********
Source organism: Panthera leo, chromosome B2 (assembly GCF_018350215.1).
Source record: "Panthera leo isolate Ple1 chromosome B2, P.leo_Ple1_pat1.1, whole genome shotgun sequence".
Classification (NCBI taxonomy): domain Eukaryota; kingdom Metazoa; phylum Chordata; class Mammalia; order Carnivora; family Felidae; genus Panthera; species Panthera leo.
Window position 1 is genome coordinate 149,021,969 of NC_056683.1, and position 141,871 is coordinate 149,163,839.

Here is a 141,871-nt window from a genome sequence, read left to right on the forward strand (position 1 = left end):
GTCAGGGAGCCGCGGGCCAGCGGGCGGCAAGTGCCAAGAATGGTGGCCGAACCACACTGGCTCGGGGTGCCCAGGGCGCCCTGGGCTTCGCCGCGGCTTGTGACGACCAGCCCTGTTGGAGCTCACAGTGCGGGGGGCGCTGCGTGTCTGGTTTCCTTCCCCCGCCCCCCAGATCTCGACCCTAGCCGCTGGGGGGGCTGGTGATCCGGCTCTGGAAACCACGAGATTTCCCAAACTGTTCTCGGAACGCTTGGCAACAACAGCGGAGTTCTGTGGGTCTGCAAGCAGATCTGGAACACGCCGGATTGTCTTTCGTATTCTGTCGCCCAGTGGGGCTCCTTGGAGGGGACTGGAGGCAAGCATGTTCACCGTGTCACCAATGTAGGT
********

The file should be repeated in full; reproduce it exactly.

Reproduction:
Source organism: Panthera leo, chromosome B2 (assembly GCF_018350215.1).
Source record: "Panthera leo isolate Ple1 chromosome B2, P.leo_Ple1_pat1.1, whole genome shotgun sequence".
Classification (NCBI taxonomy): domain Eukaryota; kingdom Metazoa; phylum Chordata; class Mammalia; order Carnivora; family Felidae; genus Panthera; species Panthera leo.
Window position 1 is genome coordinate 149,021,969 of NC_056683.1, and position 141,871 is coordinate 149,163,839.

Here is a 141,871-nt window from a genome sequence, read left to right on the forward strand (position 1 = left end):
GTCAGGGAGCCGCGGGCCAGCGGGCGGCAAGTGCCAAGAATGGTGGCCGAACCACACTGGCTCGGGGTGCCCAGGGCGCCCTGGGCTTCGCCGCGGCTTGTGACGACCAGCCCTGTTGGAGCTCACAGTGCGGGGGGCGCTGCGTGTCTGGTTTCCTTCCCCCGCCCCCCAGATCTCGACCCTAGCCGCTGGGGGGGCTGGTGATCCGGCTCTGGAAACCACGAGATTTCCCAAACTGTTCTCGGAACGCTTGGCAACAACAGCGGAGTTCTGTGGGTCTGCAAGCAGATCTGGAACACGCCGGATTGTCTTTCGTATTCTGTCGCCCAGTGGGGCTCCTTGGAGGGGACTGGAGGCAAGCATGTTCACCGTGTCACCAATGTAGGT